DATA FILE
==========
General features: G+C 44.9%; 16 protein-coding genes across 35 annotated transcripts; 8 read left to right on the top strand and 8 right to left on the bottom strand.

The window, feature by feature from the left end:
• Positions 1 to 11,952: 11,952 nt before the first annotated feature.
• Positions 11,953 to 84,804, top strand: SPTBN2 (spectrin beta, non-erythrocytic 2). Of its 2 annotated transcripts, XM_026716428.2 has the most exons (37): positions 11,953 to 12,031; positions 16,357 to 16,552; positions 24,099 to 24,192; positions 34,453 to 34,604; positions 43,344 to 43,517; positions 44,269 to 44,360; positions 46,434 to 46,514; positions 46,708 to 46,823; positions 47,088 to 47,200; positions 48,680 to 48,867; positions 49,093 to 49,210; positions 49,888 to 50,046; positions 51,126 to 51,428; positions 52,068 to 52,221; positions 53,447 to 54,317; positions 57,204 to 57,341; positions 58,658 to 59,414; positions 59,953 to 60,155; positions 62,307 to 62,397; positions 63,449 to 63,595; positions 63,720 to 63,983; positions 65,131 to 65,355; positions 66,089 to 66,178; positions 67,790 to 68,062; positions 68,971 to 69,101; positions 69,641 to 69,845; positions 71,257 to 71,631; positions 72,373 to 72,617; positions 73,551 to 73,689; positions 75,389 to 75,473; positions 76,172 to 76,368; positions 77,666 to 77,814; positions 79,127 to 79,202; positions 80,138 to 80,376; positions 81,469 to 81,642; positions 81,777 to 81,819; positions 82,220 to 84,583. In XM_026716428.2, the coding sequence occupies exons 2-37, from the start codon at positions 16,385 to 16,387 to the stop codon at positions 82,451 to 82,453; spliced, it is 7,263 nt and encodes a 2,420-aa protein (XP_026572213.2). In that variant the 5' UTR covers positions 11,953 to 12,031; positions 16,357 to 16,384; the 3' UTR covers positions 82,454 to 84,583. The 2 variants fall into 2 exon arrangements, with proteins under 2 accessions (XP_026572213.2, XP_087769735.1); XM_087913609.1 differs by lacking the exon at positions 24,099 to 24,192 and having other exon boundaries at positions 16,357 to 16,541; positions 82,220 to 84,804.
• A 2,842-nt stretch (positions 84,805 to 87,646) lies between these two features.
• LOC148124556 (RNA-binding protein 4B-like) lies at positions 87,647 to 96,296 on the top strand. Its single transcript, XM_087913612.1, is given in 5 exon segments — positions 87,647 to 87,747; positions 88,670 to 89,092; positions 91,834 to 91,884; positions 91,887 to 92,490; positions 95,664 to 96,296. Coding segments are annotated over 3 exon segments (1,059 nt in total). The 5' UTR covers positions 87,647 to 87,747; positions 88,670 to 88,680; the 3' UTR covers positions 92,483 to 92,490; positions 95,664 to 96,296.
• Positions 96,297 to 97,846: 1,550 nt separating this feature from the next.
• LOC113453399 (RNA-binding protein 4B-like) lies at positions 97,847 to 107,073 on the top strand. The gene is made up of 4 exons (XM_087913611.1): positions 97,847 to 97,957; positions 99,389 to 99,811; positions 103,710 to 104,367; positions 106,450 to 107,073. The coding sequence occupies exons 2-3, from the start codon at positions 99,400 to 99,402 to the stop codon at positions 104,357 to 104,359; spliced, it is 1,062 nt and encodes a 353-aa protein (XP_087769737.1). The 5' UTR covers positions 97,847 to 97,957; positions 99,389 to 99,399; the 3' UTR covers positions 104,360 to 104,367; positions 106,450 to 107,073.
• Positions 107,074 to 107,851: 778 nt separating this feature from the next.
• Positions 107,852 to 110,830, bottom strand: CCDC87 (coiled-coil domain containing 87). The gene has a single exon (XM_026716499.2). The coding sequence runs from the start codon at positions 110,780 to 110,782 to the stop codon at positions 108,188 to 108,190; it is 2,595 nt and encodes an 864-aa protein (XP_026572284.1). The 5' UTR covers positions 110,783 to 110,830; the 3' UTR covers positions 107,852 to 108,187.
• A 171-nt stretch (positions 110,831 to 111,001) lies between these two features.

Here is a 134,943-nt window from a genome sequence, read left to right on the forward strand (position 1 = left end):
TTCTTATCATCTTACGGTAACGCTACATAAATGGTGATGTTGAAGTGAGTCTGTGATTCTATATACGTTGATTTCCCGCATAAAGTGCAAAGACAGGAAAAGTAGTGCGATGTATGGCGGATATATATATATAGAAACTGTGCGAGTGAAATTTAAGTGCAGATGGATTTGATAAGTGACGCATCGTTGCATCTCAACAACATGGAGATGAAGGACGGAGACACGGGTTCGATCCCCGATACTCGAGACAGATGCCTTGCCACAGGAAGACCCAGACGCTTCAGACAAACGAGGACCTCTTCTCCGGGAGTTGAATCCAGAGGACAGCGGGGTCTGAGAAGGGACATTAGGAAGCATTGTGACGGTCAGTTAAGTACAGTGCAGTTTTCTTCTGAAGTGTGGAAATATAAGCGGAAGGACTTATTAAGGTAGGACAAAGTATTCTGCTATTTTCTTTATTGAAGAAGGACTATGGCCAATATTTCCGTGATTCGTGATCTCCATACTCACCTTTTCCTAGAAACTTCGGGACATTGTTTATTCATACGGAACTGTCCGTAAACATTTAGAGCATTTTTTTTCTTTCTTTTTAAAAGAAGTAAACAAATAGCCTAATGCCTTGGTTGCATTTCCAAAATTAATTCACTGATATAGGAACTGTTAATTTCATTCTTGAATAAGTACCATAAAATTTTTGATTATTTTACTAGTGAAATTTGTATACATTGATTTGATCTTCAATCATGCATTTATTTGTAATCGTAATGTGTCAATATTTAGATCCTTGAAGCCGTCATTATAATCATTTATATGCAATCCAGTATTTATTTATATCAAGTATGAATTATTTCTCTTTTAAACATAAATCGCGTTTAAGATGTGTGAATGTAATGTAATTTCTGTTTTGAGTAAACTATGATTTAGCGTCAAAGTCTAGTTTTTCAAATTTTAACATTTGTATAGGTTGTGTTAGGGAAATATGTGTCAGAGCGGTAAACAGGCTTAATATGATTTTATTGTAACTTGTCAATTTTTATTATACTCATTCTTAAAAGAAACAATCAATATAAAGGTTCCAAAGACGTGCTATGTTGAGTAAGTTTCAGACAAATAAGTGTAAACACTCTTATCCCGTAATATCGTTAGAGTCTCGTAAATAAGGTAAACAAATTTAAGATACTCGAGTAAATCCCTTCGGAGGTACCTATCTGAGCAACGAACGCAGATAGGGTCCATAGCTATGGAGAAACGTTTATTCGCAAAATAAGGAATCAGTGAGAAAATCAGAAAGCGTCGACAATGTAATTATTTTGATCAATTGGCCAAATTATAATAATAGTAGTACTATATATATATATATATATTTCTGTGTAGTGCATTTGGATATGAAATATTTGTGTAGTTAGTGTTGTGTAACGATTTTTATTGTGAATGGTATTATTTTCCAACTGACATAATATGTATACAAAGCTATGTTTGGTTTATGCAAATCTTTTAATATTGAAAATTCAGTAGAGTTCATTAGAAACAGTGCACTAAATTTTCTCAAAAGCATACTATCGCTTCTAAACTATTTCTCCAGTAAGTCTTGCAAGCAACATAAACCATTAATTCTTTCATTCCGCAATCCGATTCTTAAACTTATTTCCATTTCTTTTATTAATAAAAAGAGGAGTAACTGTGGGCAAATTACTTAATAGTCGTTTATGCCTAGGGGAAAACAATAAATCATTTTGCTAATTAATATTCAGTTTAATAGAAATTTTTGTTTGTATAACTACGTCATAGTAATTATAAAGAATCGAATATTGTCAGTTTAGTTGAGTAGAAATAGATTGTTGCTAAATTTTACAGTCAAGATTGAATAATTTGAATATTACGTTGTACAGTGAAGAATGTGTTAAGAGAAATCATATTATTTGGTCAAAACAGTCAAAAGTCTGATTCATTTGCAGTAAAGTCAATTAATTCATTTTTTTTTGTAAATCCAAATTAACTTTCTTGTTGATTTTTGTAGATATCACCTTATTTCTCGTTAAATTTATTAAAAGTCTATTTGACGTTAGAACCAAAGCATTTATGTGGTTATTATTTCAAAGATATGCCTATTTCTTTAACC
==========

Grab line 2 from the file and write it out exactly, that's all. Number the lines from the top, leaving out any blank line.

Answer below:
The window, feature by feature from the left end: